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Music score app finishes page-turners

Music score app finishes page-turners
By Euronews

At a concert in Budapest, 11-year-old pianist Misi Boros used the Musica Piano instead of a printed score. All classical piano works are available free with this app, created by the publisher Könemann Music in Budapest.

Misi Boros said the app had several advantages: “My backpack weighs 5 kilos, and I have to carry it every day. I have four piano lessons a week and I’m exhausted from carrying my heavy bag all the time. With this app life will be much easier, all the scores are available on my mobile in my pocket. My smartphone only weighs a few grams. I was already thinking about attaching a memory stick to the piano so I could read digital scores. Now this app is the same thing.”

The app also helps music teaching. Any student can connect with any pianist anywhere in the world, even a famous teacher or a celebrated artist. 82-year-old Hungarian pianist, Tamás Vásáry, was the special guest at the Musica Piano app’s launch. He said that the new app would have allowed him to connect to many of the world class pianists he admired so much. All content (piano scores plus functions like teaching, and rehearsals) is available free, once users are online.

The publisher, Ludwig Konemann, said it wished the app had been available years ago: “Why is this application so revolutionary? The fact is that for the first time ever, a publisher uploads all their content to the cloud. A free cloud. So for the first time ever there is more classical music in this cloud than in any music store in the world.”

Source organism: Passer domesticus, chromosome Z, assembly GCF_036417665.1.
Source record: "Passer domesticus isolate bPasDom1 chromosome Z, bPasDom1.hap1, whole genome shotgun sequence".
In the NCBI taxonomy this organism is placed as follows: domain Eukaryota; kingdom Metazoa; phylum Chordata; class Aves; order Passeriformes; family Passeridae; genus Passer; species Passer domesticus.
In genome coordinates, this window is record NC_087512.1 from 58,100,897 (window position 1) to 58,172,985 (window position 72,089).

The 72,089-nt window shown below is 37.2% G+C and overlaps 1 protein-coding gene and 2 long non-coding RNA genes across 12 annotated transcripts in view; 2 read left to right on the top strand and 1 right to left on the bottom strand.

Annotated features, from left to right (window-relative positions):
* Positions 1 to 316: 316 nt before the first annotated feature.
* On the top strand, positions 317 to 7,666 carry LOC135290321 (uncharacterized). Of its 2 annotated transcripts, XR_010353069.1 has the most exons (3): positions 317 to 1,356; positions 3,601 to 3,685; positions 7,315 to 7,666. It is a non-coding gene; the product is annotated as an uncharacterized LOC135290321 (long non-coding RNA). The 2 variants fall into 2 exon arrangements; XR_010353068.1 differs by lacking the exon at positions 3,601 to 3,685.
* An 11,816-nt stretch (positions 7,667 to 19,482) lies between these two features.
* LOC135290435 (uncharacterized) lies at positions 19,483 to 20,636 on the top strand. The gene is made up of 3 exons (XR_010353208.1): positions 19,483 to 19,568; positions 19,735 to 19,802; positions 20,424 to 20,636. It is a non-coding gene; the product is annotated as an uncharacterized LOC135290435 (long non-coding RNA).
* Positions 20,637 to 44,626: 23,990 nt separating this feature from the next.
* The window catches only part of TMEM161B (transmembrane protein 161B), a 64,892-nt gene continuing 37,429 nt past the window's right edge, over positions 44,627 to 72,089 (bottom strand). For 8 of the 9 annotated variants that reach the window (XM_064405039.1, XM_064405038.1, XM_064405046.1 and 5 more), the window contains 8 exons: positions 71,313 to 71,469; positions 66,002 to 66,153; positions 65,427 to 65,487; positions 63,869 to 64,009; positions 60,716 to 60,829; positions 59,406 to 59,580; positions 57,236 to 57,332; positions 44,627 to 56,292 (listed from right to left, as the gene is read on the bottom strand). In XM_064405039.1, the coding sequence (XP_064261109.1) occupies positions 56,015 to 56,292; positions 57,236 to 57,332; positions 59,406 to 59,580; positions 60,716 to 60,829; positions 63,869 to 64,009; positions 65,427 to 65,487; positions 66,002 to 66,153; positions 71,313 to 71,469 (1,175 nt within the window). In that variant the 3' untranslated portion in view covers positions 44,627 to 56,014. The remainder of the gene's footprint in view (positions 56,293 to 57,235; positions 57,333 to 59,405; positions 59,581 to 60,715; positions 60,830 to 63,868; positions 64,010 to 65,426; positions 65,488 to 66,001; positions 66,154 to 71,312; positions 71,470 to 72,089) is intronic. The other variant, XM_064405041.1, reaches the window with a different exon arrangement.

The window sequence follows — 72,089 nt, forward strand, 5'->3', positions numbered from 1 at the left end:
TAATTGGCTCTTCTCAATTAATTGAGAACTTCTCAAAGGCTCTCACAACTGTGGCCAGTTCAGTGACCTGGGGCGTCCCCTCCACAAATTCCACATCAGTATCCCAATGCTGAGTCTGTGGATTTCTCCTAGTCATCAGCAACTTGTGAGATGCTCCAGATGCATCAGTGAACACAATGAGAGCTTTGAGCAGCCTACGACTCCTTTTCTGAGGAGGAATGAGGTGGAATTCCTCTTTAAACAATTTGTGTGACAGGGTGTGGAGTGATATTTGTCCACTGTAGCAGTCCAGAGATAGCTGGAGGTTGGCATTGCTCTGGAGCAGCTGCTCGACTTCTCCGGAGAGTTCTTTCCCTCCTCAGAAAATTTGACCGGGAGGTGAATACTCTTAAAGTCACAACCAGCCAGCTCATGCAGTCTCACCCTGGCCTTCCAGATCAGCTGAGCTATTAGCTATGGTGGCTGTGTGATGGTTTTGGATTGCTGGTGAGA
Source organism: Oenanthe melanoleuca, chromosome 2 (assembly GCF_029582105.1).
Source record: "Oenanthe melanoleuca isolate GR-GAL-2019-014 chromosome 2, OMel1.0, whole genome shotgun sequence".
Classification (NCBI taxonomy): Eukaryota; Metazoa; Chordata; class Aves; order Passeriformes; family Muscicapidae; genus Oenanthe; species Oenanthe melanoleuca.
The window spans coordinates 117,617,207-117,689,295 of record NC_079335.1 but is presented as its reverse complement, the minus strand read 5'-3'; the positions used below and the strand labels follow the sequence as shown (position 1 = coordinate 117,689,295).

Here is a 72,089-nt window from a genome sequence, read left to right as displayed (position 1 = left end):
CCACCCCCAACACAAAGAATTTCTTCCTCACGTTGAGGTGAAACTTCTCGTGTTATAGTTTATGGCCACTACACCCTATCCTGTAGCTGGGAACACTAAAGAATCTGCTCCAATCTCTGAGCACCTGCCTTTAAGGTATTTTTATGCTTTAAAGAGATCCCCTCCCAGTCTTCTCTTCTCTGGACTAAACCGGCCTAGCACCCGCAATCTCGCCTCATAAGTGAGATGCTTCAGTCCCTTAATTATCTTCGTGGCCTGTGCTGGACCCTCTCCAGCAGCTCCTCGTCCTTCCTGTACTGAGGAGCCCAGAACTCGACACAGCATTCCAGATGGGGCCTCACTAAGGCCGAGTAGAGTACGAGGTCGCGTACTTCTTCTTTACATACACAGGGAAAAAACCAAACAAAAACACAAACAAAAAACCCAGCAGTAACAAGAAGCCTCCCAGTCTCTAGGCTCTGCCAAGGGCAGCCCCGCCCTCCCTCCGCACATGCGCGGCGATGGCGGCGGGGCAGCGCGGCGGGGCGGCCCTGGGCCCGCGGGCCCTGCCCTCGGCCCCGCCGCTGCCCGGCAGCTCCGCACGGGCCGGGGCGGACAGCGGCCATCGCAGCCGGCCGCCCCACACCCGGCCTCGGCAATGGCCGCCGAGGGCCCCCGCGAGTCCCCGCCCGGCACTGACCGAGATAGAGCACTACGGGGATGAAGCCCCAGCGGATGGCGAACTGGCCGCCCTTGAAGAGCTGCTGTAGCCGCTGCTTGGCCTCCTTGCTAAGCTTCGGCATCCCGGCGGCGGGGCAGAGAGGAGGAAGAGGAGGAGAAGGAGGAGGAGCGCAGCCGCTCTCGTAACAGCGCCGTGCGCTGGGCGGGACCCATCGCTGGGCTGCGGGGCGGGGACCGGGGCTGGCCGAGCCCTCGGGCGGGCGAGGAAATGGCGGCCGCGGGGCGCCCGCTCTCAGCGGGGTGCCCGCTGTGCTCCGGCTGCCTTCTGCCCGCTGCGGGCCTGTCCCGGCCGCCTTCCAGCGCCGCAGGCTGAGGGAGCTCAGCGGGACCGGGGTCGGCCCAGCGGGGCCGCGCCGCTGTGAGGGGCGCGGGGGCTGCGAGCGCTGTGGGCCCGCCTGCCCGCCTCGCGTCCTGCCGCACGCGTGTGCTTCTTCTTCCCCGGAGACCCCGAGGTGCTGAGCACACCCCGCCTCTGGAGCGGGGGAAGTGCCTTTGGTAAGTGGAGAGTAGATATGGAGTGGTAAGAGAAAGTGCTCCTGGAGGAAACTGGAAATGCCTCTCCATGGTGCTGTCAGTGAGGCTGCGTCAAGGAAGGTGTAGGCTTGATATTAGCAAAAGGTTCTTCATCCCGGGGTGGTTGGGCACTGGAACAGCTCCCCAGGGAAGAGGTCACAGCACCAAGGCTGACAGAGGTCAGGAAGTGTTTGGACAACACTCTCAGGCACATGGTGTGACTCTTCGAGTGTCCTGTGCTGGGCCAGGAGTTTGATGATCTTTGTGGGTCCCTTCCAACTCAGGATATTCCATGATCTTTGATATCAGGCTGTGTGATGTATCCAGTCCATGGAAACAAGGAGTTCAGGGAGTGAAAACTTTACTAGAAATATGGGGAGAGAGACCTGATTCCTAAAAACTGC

Another advantage of the new app is that artists can have rehearsals free. The scores in the app are not just digital photos. They are smart scores; the system can recognise music signs.

Oliver Scholz, the app developer, explained how they did it: “We scan original documents, original music scores. But it is not a simple scan process, we use OCR technology, OCR stands for optical character recognition and ICR for Intelligent Character Recognition. So we scan as we would a normal document, as a picture, but it recognises the note heads, rests, and other musical signs and puts them all in place.”

Musicologists helped create this app. Because the system makes mistakes while scanning scores, every digital document is checked by a musicologist. Some scores and composers are really tricky. For example Bach, who composed the Invention in C major, sometimes modified his works later on. Musicologists have to help the app’s automatic system understand tricky scores.

Musicologist Livia Hajdu explained the problem: “Bach inserted two extra notes after he finished and published this piece. In his original manuscript we can recognise two different shaped notes. The heads of the notes are different, their figures are flatter. As the manuscript is original, we have to accept both variations.”

And with the end of music printed on paper, we also say goodbye to turning pages.

For more information see Music Piano.